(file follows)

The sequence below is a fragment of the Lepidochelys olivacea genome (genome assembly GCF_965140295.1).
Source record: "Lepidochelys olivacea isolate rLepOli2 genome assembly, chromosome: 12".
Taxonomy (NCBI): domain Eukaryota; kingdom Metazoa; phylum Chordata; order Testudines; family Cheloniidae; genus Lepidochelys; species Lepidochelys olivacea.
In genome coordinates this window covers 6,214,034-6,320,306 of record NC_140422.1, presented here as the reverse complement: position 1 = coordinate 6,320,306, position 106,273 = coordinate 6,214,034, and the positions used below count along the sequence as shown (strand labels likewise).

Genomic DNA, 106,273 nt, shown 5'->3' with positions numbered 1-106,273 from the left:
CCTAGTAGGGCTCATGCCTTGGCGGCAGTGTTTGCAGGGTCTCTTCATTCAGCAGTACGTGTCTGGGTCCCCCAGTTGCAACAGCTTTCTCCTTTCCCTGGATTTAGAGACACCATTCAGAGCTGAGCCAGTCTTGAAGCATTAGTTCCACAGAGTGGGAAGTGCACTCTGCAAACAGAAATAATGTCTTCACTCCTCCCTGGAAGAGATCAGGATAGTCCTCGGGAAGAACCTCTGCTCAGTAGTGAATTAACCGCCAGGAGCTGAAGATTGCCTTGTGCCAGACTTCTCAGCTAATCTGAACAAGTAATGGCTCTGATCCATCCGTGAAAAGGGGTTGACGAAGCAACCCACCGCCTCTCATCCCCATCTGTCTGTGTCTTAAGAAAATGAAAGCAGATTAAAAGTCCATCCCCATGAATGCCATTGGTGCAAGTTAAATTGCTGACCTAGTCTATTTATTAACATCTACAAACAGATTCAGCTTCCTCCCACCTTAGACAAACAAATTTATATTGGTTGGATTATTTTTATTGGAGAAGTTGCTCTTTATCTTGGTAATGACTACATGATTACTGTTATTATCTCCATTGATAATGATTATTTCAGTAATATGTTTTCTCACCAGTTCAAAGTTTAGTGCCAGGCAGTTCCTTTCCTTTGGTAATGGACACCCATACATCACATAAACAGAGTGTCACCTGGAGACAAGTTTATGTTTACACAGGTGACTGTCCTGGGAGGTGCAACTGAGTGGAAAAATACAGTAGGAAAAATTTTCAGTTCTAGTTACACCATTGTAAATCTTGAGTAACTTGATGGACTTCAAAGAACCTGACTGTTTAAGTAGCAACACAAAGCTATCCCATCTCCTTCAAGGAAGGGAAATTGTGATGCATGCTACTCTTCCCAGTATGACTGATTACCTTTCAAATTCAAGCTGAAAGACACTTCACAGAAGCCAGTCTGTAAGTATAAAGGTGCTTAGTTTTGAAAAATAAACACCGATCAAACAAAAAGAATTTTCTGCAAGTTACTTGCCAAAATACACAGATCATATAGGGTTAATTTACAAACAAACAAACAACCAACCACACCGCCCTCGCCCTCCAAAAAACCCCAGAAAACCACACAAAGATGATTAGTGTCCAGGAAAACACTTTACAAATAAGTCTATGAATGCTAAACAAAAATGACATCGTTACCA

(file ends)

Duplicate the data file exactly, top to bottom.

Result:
The sequence below is a fragment of the Lepidochelys olivacea genome (genome assembly GCF_965140295.1).
Source record: "Lepidochelys olivacea isolate rLepOli2 genome assembly, chromosome: 12".
Taxonomy (NCBI): domain Eukaryota; kingdom Metazoa; phylum Chordata; order Testudines; family Cheloniidae; genus Lepidochelys; species Lepidochelys olivacea.
In genome coordinates this window covers 6,214,034-6,320,306 of record NC_140422.1, presented here as the reverse complement: position 1 = coordinate 6,320,306, position 106,273 = coordinate 6,214,034, and the positions used below count along the sequence as shown (strand labels likewise).

Genomic DNA, 106,273 nt, shown 5'->3' with positions numbered 1-106,273 from the left:
CCTAGTAGGGCTCATGCCTTGGCGGCAGTGTTTGCAGGGTCTCTTCATTCAGCAGTACGTGTCTGGGTCCCCCAGTTGCAACAGCTTTCTCCTTTCCCTGGATTTAGAGACACCATTCAGAGCTGAGCCAGTCTTGAAGCATTAGTTCCACAGAGTGGGAAGTGCACTCTGCAAACAGAAATAATGTCTTCACTCCTCCCTGGAAGAGATCAGGATAGTCCTCGGGAAGAACCTCTGCTCAGTAGTGAATTAACCGCCAGGAGCTGAAGATTGCCTTGTGCCAGACTTCTCAGCTAATCTGAACAAGTAATGGCTCTGATCCATCCGTGAAAAGGGGTTGACGAAGCAACCCACCGCCTCTCATCCCCATCTGTCTGTGTCTTAAGAAAATGAAAGCAGATTAAAAGTCCATCCCCATGAATGCCATTGGTGCAAGTTAAATTGCTGACCTAGTCTATTTATTAACATCTACAAACAGATTCAGCTTCCTCCCACCTTAGACAAACAAATTTATATTGGTTGGATTATTTTTATTGGAGAAGTTGCTCTTTATCTTGGTAATGACTACATGATTACTGTTATTATCTCCATTGATAATGATTATTTCAGTAATATGTTTTCTCACCAGTTCAAAGTTTAGTGCCAGGCAGTTCCTTTCCTTTGGTAATGGACACCCATACATCACATAAACAGAGTGTCACCTGGAGACAAGTTTATGTTTACACAGGTGACTGTCCTGGGAGGTGCAACTGAGTGGAAAAATACAGTAGGAAAAATTTTCAGTTCTAGTTACACCATTGTAAATCTTGAGTAACTTGATGGACTTCAAAGAACCTGACTGTTTAAGTAGCAACACAAAGCTATCCCATCTCCTTCAAGGAAGGGAAATTGTGATGCATGCTACTCTTCCCAGTATGACTGATTACCTTTCAAATTCAAGCTGAAAGACACTTCACAGAAGCCAGTCTGTAAGTATAAAGGTGCTTAGTTTTGAAAAATAAACACCGATCAAACAAAAAGAATTTTCTGCAAGTTACTTGCCAAAATACACAGATCATATAGGGTTAATTTACAAACAAACAAACAACCAACCACACCGCCCTCGCCCTCCAAAAAACCCCAGAAAACCACACAAAGATGATTAGTGTCCAGGAAAACACTTTACAAATAAGTCTATGAATGCTAAACAAAAATGACATCGTTACCA